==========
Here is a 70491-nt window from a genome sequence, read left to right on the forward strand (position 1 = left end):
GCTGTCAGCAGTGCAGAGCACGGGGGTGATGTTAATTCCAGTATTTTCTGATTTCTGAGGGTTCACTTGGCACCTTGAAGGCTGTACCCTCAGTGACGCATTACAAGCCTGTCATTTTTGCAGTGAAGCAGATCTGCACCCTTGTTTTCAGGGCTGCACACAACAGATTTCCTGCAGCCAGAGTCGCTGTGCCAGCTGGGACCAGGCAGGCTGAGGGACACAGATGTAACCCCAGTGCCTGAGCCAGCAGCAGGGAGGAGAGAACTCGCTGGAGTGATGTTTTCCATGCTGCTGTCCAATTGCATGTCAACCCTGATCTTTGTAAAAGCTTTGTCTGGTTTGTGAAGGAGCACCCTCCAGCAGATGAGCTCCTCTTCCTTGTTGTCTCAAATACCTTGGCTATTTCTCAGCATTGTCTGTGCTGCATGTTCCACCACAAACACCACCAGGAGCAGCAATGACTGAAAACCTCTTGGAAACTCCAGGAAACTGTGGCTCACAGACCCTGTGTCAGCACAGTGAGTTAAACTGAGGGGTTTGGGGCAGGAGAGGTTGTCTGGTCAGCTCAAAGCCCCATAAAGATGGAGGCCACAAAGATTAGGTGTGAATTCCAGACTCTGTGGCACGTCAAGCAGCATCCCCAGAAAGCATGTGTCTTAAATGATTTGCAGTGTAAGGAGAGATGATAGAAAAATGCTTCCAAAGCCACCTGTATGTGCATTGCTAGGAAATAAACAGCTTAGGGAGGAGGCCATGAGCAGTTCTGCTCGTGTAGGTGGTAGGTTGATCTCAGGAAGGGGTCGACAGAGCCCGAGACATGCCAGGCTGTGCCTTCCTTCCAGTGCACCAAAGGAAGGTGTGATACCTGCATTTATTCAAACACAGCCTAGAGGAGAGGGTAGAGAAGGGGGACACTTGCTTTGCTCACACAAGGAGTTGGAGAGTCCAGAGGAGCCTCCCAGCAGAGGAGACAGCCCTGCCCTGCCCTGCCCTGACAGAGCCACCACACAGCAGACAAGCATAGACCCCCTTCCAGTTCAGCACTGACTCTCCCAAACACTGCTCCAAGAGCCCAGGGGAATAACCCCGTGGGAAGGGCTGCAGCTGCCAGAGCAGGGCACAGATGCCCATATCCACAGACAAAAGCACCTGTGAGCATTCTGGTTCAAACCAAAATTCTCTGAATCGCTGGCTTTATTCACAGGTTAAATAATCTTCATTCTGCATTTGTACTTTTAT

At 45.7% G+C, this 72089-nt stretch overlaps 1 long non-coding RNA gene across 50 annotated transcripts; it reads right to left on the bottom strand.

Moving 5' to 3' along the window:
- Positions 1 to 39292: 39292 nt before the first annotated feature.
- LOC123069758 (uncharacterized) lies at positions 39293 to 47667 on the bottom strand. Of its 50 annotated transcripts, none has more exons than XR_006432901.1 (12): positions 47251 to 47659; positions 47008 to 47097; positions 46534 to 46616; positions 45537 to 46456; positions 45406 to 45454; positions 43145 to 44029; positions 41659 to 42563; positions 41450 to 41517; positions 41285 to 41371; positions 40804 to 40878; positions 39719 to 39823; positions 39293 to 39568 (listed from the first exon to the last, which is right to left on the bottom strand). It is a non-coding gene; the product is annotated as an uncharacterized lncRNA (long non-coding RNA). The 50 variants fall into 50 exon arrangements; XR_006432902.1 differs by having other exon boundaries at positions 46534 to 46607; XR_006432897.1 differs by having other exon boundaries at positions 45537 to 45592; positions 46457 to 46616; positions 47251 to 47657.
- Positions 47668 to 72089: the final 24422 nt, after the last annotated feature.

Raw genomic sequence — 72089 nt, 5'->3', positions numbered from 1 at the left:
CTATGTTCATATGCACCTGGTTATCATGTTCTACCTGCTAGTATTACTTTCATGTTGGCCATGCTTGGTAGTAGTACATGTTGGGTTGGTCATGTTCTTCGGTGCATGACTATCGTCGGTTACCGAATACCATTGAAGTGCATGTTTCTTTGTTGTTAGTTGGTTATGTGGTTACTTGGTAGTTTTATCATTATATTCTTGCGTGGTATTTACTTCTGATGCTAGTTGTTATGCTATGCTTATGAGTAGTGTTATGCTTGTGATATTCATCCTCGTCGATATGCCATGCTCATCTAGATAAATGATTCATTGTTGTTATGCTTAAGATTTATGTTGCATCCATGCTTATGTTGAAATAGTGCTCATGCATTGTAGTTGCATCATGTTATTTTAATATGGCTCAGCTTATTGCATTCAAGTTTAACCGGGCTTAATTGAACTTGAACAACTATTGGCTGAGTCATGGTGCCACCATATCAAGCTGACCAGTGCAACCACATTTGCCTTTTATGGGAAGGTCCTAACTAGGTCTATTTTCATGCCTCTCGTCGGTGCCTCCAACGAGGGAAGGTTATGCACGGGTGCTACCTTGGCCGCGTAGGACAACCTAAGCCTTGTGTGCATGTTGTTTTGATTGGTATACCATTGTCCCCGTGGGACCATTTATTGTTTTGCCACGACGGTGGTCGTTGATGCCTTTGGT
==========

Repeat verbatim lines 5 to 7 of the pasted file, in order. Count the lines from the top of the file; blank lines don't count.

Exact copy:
- Positions 1 to 39292: 39292 nt before the first annotated feature.
- LOC123069758 (uncharacterized) lies at positions 39293 to 47667 on the bottom strand. Of its 50 annotated transcripts, none has more exons than XR_006432901.1 (12): positions 47251 to 47659; positions 47008 to 47097; positions 46534 to 46616; positions 45537 to 46456; positions 45406 to 45454; positions 43145 to 44029; positions 41659 to 42563; positions 41450 to 41517; positions 41285 to 41371; positions 40804 to 40878; positions 39719 to 39823; positions 39293 to 39568 (listed from the first exon to the last, which is right to left on the bottom strand). It is a non-coding gene; the product is annotated as an uncharacterized lncRNA (long non-coding RNA). The 50 variants fall into 50 exon arrangements; XR_006432902.1 differs by having other exon boundaries at positions 46534 to 46607; XR_006432897.1 differs by having other exon boundaries at positions 45537 to 45592; positions 46457 to 46616; positions 47251 to 47657.
- Positions 47668 to 72089: the final 24422 nt, after the last annotated feature.